These particulars may be concluded by observing, that there is not perhaps a charitable institution existing which answers the intention better than this hospital. Notwithstanding the great number of boys contained in it, they are, contrary to most other public schools, remarkable for their decent and orderly behaviour at all times; and as from being well instructed they generally succeed in the several professions they are placed out in, so they often, in the days of prosperity, recollect and acknowledge the obligations they were originally under to the place of their education, by grateful donations and legacies.
On the east side of St. Paul's church-yard stands St. Paul's school, founded in 1509, by Dr. Colet, dean of St. Paul's cathedral (fn. 6), the surviving son of Sir Henry Colet, twice lord mayor. This school is for the free education of 153 boys, by a master, an usher, and a chaplain; under the regulation of the mercer's company, who were appointed trustees of the foundation. The original salaries of the masters were but small, but by the improvement of the estate since that time, the good management of the company, and some additional sums left to this foundation, the salaries of the masters are become considerable; the upper master having 300l. a year, beside the advantage of additional scholars and boarders, by which he generally makes about 200l. a year more; the second master has 250l. a year, and the third 90l. a year.
The original school, sharing the common fate in 1666, was restored nearly in the same proportion as it was before. It is a very handsome though singular edifice; the middle building, in which is the school, is of stone; it is much lower than the ends, and has only one series of windows, which are large, and raised a considerable height from the ground. The center is adorned with rustic, and on the top is a handsome pediment, in which are the founder's arms placed in a shield; upon the apex stands a figure representing learning. Under this pediment are two windows which are square, and on each side are two circular windows crowned with busts, and the spaces between them are handsomely ornamented in relievo. Upon a level with the foot of the pediment runs on either side a handsome balustrade, on which is placed on each side a large bust with a radiant crown, between two flaming vases. The buildings at each end are of brick, ornamented with stone, and are appropriated to the uses of the first and second master. They are high and narrow, consisting of three stories, each story of three windows; the central windows arched, and those on each side rectangular. A fourth central window is continued above the cornice, supported with scrolls, and over that a balustrade.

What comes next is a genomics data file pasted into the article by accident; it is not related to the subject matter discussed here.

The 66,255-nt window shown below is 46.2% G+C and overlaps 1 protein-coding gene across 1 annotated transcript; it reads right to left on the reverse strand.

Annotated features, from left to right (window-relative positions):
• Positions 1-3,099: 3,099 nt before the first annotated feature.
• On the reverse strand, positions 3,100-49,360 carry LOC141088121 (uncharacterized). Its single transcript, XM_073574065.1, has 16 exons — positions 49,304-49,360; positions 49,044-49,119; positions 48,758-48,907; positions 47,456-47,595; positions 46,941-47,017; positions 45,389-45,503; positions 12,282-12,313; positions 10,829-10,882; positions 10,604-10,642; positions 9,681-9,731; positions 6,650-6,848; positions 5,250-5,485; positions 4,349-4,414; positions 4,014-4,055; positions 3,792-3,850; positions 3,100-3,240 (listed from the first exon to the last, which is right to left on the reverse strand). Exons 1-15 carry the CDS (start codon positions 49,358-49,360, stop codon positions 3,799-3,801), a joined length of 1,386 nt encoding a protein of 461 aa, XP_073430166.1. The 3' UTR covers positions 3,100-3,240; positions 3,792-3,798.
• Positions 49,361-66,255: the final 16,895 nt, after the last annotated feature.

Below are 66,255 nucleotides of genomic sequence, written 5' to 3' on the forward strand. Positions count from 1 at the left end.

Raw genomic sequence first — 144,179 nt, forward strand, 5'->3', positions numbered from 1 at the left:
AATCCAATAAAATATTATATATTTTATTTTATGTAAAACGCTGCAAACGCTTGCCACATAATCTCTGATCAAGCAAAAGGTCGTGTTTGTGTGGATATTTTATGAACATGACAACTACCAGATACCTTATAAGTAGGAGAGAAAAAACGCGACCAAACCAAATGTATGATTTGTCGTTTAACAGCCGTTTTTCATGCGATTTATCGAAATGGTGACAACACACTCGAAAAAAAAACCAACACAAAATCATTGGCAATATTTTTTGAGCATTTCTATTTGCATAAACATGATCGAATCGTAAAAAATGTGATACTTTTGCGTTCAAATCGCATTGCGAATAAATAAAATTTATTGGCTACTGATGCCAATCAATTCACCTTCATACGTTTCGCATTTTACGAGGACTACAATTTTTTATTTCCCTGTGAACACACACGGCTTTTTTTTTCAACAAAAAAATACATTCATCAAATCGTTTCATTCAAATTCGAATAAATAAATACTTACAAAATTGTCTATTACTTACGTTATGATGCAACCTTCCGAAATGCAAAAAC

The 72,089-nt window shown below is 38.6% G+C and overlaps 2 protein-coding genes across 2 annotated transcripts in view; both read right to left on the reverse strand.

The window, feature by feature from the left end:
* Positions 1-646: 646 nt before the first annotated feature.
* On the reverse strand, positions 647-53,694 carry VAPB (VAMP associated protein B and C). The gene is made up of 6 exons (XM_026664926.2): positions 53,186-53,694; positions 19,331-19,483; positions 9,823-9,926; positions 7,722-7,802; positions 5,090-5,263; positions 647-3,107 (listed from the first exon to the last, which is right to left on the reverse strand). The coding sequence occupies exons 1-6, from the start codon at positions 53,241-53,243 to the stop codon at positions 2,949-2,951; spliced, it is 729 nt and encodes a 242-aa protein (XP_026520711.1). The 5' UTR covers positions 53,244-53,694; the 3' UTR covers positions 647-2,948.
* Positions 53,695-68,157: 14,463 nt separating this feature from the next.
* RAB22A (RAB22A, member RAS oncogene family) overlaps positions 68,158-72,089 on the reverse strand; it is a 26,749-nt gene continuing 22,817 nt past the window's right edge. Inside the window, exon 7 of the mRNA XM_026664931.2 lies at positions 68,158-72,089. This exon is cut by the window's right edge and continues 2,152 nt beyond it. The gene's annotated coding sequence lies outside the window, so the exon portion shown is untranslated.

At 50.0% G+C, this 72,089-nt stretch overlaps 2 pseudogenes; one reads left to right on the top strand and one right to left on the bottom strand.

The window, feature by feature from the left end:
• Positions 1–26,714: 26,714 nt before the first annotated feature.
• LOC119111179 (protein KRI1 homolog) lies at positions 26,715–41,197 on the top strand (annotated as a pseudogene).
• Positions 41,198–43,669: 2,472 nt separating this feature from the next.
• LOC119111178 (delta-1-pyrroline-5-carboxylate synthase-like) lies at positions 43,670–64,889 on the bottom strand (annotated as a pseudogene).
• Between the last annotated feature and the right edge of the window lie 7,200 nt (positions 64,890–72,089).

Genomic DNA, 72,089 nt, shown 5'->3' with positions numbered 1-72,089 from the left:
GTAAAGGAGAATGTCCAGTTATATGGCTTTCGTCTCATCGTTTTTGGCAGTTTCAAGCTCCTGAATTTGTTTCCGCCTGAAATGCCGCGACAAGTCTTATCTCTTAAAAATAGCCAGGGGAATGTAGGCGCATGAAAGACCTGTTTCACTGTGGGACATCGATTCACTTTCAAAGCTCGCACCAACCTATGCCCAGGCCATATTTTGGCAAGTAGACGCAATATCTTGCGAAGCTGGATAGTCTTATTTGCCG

The school within is spacious. It consists of eight classes, or forms; in the first, the children learn their rudiments; from thence, according to their proficiency, they are advanced unto the other forms, till they rise to the eighth. Whence, being commonly well instructed in Latin, Greek, and Hebrew, and sometimes in other oriental languages, they are removed to the universities: many of them enjoy exhibitions, some of ten pounds a year for seven years, if they continue so long, toward their maintenance.
At the upper end of Cock Alley, in Ludgate-street, is situated Stationers hall, on the ground where formerly stood an antient palace, first the residence of the duke of Brittany, afterward of the earls of Pembroke and Abergavenny. This hall, though it is a plain brick building, is well adapted to the business of the company, which consists in printing and vending all almanacks, the singing psalms, bound up with common prayer-books, some school-books, &c. of which they retain the exclusive property. There is an ascent to it by a flight of steps, and the light is thrown in by two series of windows; the lower large and upright, and the upper of an elliptical form, Underneath it, and at the north end, are warehouses for the company's stock.
On the north side of Cheapside, between Foster-lane and Gutter-lane, is the hall of the company of Sadlers: this hall is a handsome building, though not a large one, and stands in a small court, with a very elegant gate to the street. In Gutter-lane we find a small but convenient hall belonging to the company of Embroiderers.
Two gateways, one above and the other below where Ludgate stood, lead into Water-lane Blackfriars; on the east side of which lane stands Apothecaries hall. This hall is a beautiful edifice, and has a pair of gates leading into a paved court: at the upper end of which you ascend by a grand flight of stairs into the hall room, built with brick and stone, and adorned with columns of the Tuscan order. The ceiling of the court-room and of the hall are ornamented with fretwork; the wall is wainscotted 14 feet high, and adorned with the bust of Dr. Gideon Delaun, apothecary to king James I. and with several pieces of good painting: among these are the portraitures of king James I. and of the gentleman who procured their charter, and who had been obliged to leave France for religion. In this building are two large laboratories; one for chemical and the other for galenical preparations; where great quantities of the best medicines are prepared, for the use of apothecaries and others; particularly for the surgeons of the royal navy, who here furnish their chests, with all useful and necessary medicines.